The third chapter treats social-structural and cultural elements of area death compensations. Among the compensations' social-structural elements were the kinship (esp., patrilineal, matrilateral, cognatic) and marriage(-with-bridewealth) relations that figured so prominently in area compensations—where, e.g., in the paradigmatic compensation, broadly speaking, the deceased's fathers paid it to their uncles (i.e., to the deceased's mother's brothers). Among their cultural elements was the idea that the ground for a compensation was culpable neglect of a structurally-assigned custodial responsibility for a person, one concerned group vis-à-vis another—where, e.g., again in the paradigmatic compensation and broadly speaking, a deceased was said to die as the custodial responsibility of their father's group vis-à-vis their mother's, with their father's group thus deemed culpable for their death and liable for the compensation vis-à-vis their mother's group.

The fourth chapter treats linguistic (including sociolinguistic) elements of area compensations. It does so from the author's interest in Mangbetu linguistics, and given both that the compensations' fullest forms featured both women's and men's formal dialogues, and also that the analysis of chapter 7's case study is much focused on that case's four compensation(-related) dialogues (see the appendix). Among the linguistic elements treated are categories of Meegye's tense-aspect system (e.g., there are three past and three nonpast tenses in Meegye), all deployed more or less subconsciously in normal speech (compensation-dialogue speech included); another linguistic element is terms of address—with, e.g., use of a personal name to address an opposed dialogue spokesperson more than likely to have had a very different import/effect than use of an appropriate relationship term.

The fifth and sixth chapters treat, respectively, the death-ritual context and ethnography of area death compensations. Death compensations were by far the most substantive part of Meegye-Mangbetu death ritual. Broadly and normally speaking, the paradigmatic compensation involved the following: the deceased's uncles (i.e., their mother's patrikin) being apprised of their death by their fathers; the uncles then coming with symbolic war (simulacre de combat in one French source) against the fathers; the fathers fleeing this war (without right, customarily, to resist it); the uncles eventually calming and sitting down at the death place (where the deceased was laid out for viewing and mourning before burial) to await the compensation; the fathers, out of sight at a certain remove from the uncles, pooled together their respective contributions to the compensation, then came, sat down opposite the uncles, and dialoguing about and paid them the compensation. There were two nonparadigmatic compensations—a major one paid for a married woman's death by her husband's patrikin to those of his deceased wife, and a relatively minor one sometimes paid (depending on whether the relationship concerned had been appropriately active) by the deceased's patrikin to, theoretically, any number of cognatically-related ancestral groups to whom the deceased was a sister's child. One or more men's formal dialogues were a part of every compensation; a women's food-prestation and accompanying formal dialogue—complementary to the men's in function—were a part of at least some.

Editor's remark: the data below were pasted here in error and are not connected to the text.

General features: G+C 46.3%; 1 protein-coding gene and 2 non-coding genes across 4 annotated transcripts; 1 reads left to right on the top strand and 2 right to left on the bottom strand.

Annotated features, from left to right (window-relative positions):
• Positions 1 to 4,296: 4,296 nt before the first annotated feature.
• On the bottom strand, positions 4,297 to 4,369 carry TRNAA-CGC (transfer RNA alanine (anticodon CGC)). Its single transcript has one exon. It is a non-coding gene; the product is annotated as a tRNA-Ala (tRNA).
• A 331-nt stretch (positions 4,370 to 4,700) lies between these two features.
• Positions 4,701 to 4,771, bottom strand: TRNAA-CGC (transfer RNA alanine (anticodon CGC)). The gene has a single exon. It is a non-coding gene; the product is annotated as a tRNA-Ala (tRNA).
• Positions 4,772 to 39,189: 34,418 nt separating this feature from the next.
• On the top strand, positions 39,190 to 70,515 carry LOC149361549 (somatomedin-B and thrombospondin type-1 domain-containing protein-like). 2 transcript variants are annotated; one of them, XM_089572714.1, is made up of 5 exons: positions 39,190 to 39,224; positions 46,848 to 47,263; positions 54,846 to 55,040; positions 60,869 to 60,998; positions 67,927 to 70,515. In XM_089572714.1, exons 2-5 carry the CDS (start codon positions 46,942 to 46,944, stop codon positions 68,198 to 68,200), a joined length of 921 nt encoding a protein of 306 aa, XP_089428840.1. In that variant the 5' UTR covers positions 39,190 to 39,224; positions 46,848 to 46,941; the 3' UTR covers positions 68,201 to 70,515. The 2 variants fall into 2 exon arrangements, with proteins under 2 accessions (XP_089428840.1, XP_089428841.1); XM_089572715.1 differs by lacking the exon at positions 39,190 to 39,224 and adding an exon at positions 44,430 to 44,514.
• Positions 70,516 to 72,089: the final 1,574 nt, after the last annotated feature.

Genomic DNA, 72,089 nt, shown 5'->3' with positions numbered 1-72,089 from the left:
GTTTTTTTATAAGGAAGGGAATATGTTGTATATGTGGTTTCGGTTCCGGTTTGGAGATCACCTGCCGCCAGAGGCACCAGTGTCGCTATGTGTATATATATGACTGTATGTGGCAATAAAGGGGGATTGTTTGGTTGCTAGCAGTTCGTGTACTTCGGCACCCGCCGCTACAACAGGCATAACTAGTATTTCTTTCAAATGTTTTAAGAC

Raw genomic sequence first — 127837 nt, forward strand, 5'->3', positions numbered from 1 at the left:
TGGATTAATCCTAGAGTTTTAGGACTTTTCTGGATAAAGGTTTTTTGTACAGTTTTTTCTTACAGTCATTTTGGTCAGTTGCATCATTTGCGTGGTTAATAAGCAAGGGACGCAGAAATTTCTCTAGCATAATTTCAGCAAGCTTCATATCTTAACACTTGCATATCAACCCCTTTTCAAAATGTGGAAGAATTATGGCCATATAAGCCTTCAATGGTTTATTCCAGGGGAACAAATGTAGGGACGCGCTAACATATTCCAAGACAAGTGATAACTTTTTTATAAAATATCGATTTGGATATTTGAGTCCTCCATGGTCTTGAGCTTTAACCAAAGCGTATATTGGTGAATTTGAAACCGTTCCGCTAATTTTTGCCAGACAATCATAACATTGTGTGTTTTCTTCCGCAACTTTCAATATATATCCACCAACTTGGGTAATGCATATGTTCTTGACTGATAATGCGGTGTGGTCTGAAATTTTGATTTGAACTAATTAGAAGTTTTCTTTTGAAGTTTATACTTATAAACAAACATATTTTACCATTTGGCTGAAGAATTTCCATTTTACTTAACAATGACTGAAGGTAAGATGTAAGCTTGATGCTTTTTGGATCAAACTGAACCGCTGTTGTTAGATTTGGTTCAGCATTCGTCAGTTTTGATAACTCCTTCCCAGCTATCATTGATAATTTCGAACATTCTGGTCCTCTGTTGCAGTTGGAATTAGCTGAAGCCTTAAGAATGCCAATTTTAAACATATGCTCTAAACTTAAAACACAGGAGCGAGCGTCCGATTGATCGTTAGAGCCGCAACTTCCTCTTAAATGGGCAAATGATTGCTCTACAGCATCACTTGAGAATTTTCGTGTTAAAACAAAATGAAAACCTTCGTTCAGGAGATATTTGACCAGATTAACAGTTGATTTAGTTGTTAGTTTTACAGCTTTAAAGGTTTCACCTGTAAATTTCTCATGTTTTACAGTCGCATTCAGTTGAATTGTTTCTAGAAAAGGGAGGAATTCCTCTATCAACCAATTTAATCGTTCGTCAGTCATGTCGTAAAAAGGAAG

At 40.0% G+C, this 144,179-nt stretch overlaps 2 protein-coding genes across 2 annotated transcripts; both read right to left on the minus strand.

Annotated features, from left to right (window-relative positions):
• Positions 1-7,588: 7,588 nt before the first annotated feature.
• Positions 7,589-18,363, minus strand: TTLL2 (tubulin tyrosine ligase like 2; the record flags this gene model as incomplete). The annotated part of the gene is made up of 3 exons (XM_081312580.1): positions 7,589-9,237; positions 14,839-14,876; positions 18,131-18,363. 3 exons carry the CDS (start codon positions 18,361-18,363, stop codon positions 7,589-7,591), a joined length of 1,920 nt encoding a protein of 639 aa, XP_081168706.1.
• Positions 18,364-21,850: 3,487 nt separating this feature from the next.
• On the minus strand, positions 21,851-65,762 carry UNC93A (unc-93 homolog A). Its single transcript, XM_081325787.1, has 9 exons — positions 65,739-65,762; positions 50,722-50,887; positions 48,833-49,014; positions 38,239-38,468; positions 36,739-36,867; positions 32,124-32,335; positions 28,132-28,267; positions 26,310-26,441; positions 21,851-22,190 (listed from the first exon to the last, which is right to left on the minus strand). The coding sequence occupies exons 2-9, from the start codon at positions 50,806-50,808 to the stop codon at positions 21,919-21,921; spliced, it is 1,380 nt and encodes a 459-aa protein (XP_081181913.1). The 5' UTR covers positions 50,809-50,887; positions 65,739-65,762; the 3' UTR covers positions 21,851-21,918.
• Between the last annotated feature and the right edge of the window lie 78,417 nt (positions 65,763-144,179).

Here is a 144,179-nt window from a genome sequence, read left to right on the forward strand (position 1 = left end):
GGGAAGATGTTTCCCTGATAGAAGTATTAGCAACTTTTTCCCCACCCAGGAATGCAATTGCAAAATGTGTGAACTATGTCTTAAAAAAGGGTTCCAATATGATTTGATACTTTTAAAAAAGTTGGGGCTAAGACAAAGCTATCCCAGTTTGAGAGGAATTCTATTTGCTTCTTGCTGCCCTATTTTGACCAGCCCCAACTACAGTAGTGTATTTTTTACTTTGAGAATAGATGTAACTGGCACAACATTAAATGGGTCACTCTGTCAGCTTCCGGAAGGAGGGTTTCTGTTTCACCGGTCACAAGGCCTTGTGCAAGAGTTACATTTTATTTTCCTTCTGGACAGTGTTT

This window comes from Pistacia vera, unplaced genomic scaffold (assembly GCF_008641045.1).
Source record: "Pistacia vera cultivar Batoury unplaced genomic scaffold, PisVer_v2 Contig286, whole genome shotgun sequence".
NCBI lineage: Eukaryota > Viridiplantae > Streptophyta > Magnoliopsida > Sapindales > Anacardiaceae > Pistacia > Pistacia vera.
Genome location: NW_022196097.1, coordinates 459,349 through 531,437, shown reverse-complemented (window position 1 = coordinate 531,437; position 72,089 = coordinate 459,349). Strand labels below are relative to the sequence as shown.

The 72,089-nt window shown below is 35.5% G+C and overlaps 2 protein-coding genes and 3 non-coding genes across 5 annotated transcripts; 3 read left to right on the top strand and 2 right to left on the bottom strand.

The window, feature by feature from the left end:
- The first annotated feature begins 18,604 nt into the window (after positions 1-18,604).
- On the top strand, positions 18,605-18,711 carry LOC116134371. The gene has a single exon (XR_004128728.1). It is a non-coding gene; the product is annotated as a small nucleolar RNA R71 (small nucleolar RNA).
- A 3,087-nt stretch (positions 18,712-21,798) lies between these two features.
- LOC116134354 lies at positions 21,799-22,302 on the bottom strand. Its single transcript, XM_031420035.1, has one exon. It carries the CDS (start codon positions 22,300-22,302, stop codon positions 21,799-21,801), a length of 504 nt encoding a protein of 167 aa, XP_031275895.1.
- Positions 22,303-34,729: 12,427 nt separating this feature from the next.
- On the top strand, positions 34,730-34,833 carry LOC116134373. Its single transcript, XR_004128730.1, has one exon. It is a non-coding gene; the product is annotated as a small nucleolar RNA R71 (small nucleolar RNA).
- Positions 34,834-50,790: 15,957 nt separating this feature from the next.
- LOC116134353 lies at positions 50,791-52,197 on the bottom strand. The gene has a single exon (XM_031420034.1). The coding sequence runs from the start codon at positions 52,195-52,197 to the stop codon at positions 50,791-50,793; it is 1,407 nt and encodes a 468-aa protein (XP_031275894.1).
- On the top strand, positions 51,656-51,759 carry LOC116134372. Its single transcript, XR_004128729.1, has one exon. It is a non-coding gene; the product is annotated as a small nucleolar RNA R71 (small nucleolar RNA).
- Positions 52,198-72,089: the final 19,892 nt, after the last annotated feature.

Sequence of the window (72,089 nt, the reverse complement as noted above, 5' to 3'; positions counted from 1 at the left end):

The seventh chapter presents a detailed case study of an Egbita villager's death and death compensation. It illustrates many parts of the book's ethnography and analysis of area compensations. As noted already, its analysis is greatly in relation to the four compensation(-related) dialogues that were a part of the case and that appear in the appendix.

The eighth chapter/conclusion includes sections on the May 2001 "large(/great/grand) assembly of the Mangbetu," which decided to at least largely stop paying death compensations—and news of which came as a surprise to the author; on understanding (rather than defiance) as a Meegye-Mangbetu ethos, this in light of what death compensations appear to the author to tell us (and were one were to choose to identify an ethos); and on ideas for further area and regional researches on death compensations.

The postlude contains various thoughts the author has had through the years about his study of Meegye-Mangbetu death compensations. They include ones about these compensations and culture change. They are more personal reflections than intended as any further contribution to the book's study.

The appendix contains the four dialogues of chapter 7's case study, at full length, in their Meegye-dialect form, and with amplified free translation. (Improvements on and corrections to the dialogues' translations and all related analysis are more than welcome.)

Each of the prelude and two interludes features a Meegye-dialect tale in translation, with related explanatory comments. The tales relate, by the author's analysis of them, either to material from one or more nearby parts of the book or to the theme of the book as a whole.